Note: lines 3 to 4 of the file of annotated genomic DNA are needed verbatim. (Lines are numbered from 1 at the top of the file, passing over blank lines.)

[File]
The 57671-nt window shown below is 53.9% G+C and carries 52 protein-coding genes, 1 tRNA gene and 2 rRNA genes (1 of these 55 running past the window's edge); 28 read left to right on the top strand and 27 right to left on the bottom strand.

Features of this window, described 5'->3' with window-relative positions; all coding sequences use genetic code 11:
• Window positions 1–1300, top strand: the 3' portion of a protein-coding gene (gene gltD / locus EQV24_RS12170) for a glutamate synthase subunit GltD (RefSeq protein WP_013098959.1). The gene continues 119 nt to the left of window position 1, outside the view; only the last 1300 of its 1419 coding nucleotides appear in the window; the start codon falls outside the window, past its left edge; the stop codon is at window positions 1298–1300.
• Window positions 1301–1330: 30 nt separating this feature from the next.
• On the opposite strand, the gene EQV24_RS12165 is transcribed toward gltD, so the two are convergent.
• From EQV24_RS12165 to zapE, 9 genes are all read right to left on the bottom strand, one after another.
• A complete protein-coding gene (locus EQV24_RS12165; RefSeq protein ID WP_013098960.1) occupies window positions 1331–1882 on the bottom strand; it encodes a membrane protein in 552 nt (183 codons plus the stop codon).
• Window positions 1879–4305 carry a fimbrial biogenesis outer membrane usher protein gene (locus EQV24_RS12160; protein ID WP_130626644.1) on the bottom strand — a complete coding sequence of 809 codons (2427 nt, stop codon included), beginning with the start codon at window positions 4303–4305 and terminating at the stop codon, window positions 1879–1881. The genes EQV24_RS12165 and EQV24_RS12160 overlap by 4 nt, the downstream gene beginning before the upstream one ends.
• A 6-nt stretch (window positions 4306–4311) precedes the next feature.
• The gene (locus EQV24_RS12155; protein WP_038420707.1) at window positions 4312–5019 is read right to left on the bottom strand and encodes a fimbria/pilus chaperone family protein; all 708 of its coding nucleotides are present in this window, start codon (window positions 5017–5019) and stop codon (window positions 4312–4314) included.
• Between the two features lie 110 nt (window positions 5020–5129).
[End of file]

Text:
• Window positions 1–1300, top strand: the 3' portion of a protein-coding gene (gene gltD / locus EQV24_RS12170) for a glutamate synthase subunit GltD (RefSeq protein WP_013098959.1). The gene continues 119 nt to the left of window position 1, outside the view; only the last 1300 of its 1419 coding nucleotides appear in the window; the start codon falls outside the window, past its left edge; the stop codon is at window positions 1298–1300.
• Window positions 1301–1330: 30 nt separating this feature from the next.